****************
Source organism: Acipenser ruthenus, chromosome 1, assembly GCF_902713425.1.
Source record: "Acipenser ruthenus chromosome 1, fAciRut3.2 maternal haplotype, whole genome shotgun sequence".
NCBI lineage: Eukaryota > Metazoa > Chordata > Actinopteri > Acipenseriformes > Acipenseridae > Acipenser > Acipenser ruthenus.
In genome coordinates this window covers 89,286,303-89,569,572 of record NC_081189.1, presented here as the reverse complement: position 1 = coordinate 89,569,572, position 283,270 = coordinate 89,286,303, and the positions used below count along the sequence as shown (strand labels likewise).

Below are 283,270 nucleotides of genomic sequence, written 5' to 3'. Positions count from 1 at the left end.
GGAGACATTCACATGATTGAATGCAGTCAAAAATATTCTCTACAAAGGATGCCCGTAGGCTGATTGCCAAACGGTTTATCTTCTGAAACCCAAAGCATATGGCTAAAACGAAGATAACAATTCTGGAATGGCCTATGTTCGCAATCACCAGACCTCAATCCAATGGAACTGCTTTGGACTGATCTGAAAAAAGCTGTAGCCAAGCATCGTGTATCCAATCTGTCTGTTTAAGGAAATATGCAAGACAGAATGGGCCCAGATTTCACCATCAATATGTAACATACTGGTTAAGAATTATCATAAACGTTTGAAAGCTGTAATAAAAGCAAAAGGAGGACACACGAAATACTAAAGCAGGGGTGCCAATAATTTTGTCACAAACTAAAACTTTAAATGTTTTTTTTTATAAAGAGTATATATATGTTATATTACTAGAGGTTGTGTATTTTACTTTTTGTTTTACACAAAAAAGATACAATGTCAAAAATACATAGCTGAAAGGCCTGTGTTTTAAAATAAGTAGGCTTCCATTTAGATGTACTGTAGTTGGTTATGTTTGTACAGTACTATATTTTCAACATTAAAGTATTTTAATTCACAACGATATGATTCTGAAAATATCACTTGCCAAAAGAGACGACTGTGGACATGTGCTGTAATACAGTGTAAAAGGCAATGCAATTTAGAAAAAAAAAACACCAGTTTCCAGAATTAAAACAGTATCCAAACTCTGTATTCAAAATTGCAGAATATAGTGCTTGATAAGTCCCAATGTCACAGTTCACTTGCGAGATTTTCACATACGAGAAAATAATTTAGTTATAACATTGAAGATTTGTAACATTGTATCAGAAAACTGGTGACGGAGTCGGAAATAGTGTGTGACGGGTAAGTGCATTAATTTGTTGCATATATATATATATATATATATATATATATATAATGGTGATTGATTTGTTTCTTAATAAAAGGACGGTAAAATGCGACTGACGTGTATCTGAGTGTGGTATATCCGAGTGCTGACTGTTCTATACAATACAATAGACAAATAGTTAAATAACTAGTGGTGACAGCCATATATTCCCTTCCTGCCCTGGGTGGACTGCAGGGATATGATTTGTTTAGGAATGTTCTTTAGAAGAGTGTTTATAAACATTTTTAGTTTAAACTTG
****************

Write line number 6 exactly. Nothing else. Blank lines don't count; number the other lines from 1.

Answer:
GGAGACATTCACATGATTGAATGCAGTCAAAAATATTCTCTACAAAGGATGCCCGTAGGCTGATTGCCAAACGGTTTATCTTCTGAAACCCAAAGCATATGGCTAAAACGAAGATAACAATTCTGGAATGGCCTATGTTCGCAATCACCAGACCTCAATCCAATGGAACTGCTTTGGACTGATCTGAAAAAAGCTGTAGCCAAGCATCGTGTATCCAATCTGTCTGTTTAAGGAAATATGCAAGACAGAATGGGCCCAGATTTCACCATCAATATGTAACATACTGGTTAAGAATTATCATAAACGTTTGAAAGCTGTAATAAAAGCAAAAGGAGGACACACGAAATACTAAAGCAGGGGTGCCAATAATTTTGTCACAAACTAAAACTTTAAATGTTTTTTTTTATAAAGAGTATATATATGTTATATTACTAGAGGTTGTGTATTTTACTTTTTGTTTTACACAAAAAAGATACAATGTCAAAAATACATAGCTGAAAGGCCTGTGTTTTAAAATAAGTAGGCTTCCATTTAGATGTACTGTAGTTGGTTATGTTTGTACAGTACTATATTTTCAACATTAAAGTATTTTAATTCACAACGATATGATTCTGAAAATATCACTTGCCAAAAGAGACGACTGTGGACATGTGCTGTAATACAGTGTAAAAGGCAATGCAATTTAGAAAAAAAAAACACCAGTTTCCAGAATTAAAACAGTATCCAAACTCTGTATTCAAAATTGCAGAATATAGTGCTTGATAAGTCCCAATGTCACAGTTCACTTGCGAGATTTTCACATACGAGAAAATAATTTAGTTATAACATTGAAGATTTGTAACATTGTATCAGAAAACTGGTGACGGAGTCGGAAATAGTGTGTGACGGGTAAGTGCATTAATTTGTTGCATATATATATATATATATATATATATATATATAATGGTGATTGATTTGTTTCTTAATAAAAGGACGGTAAAATGCGACTGACGTGTATCTGAGTGTGGTATATCCGAGTGCTGACTGTTCTATACAATACAATAGACAAATAGTTAAATAACTAGTGGTGACAGCCATATATTCCCTTCCTGCCCTGGGTGGACTGCAGGGATATGATTTGTTTAGGAATGTTCTTTAGAAGAGTGTTTATAAACATTTTTAGTTTAAACTTG